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Artificial Intelligence Networks Towards Learning Without Forgetting

Kreiman et al. | Oct 26, 2018

Artificial Intelligence Networks Towards Learning Without Forgetting

In their paper, Kreiman et al. examined what it takes for an artificial neural network to be able to perform well on a new task without forgetting its previous knowledge. By comparing methods that stop task forgetting, they found that longer training times and maintenance of the most important connections in a particular task while training on a new one helped the neural network maintain its performance on both tasks. The authors hope that this proof-of-principle research will someday contribute to artificial intelligence that better mimics natural human intelligence.

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Spider Density Shows Weak Relationship with Vegetation Density

Ryon et al. | Jul 03, 2020

Spider Density Shows Weak Relationship with Vegetation Density

Evidence supports that spiders have many ecological benefits including insect control and predation in the food chain. In this study the authors investigate that whether the percent of vegetation coverage and spider density are correlated. They determine that despite the trend there is no statistically significant correlation.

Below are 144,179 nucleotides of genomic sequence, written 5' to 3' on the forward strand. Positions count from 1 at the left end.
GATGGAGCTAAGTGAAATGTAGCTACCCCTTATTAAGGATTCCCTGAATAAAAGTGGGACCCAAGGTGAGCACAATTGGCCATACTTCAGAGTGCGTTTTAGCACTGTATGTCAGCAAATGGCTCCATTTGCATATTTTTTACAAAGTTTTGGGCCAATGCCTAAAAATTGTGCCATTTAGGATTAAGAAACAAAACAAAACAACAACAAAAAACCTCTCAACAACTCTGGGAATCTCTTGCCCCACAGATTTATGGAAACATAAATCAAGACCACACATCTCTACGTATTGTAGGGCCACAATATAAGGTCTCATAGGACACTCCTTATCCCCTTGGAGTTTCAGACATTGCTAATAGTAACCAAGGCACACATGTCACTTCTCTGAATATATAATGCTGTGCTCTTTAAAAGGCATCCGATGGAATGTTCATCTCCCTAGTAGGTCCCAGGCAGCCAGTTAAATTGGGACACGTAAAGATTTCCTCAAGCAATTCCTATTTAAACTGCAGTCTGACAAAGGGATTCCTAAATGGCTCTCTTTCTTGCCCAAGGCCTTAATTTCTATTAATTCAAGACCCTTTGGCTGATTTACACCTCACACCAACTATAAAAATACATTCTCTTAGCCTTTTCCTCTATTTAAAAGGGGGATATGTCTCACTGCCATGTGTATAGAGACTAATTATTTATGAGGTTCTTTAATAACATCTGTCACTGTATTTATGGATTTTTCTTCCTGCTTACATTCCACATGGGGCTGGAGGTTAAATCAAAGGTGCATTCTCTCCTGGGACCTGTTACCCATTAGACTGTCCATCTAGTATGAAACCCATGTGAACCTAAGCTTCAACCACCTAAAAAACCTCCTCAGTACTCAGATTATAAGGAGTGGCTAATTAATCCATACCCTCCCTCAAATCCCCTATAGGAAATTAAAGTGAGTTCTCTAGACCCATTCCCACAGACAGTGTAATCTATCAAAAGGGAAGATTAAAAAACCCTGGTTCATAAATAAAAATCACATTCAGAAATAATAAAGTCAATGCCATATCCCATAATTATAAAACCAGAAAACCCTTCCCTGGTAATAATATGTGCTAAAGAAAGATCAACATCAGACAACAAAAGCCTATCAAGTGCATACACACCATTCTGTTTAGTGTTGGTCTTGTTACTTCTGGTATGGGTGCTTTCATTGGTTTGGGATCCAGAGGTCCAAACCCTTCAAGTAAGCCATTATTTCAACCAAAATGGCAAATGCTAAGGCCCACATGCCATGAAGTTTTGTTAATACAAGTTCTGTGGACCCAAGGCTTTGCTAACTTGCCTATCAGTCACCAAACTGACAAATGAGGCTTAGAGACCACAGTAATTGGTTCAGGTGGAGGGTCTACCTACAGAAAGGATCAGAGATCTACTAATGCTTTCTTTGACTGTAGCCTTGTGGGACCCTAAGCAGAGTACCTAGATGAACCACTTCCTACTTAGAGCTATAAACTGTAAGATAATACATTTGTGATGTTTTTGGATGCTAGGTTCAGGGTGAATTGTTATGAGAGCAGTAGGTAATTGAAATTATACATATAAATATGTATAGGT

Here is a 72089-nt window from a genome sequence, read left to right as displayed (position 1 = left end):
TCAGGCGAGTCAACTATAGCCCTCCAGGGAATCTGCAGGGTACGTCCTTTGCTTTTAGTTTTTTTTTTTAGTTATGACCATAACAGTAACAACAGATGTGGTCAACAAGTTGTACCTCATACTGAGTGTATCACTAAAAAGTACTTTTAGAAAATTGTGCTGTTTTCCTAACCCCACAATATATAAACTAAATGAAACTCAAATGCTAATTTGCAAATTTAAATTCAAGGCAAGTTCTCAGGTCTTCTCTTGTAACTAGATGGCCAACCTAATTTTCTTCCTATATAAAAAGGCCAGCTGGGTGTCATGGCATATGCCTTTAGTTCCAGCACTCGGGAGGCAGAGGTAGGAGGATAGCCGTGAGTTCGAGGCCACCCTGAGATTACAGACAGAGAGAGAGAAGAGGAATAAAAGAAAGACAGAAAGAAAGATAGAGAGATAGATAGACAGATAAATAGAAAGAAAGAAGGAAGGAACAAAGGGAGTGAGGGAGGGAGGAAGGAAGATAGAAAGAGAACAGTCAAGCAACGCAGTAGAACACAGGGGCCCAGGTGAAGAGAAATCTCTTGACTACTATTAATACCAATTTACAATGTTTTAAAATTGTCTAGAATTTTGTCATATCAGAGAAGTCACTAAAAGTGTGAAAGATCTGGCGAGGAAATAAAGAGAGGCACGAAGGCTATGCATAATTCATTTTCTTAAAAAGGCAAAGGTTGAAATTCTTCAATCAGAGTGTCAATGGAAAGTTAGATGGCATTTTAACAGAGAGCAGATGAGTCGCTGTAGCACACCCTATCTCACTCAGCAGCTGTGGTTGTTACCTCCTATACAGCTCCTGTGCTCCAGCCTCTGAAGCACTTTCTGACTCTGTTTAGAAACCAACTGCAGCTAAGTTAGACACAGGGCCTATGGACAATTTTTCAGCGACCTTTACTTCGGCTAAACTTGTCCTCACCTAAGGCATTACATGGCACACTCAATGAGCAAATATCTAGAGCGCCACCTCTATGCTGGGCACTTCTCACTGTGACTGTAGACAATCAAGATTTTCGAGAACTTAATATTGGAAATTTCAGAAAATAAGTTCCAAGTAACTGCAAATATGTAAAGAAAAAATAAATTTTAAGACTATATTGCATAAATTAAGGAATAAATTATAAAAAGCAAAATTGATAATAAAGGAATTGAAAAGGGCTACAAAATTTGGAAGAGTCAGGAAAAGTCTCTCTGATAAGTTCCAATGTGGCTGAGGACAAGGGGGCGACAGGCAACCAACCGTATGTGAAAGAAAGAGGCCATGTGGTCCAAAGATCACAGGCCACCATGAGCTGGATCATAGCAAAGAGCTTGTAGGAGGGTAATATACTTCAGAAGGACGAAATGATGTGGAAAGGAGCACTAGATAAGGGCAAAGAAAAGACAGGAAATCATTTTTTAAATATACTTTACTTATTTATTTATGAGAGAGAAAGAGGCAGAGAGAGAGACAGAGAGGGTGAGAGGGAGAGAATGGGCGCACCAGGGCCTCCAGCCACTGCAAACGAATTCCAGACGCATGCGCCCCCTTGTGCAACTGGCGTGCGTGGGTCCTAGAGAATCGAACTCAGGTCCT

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Mapping the Electromagnetic Field in Front of a Microwave Oven

Xiang et al. | Sep 21, 2019

Mapping the Electromagnetic Field in Front of a Microwave Oven

There is limited evidence that extended exposure to an electromagnetic field (EMF) has negative health effects on humans. The authors measured the power density and strength of EMF at different distances and directions in front of a microwave oven, and they discuss the safety of different distances.

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People’s Preference to Bet on Home Teams Even When Losing is Likely

Weng et al. | Mar 10, 2020

People’s Preference to Bet on Home Teams Even When Losing is Likely

In this study, the authors investigate situations in which people make sports bets that seem to go against their better judgement. Using surveys, individuals were asked to bet on which team would win in scenarios when their home team was involved and others when they were not to determine whether fandom for a team can overshadow fans’ judgment. They found that fans bet much more on their home teams than neutral teams when their team was facing a large deficit.

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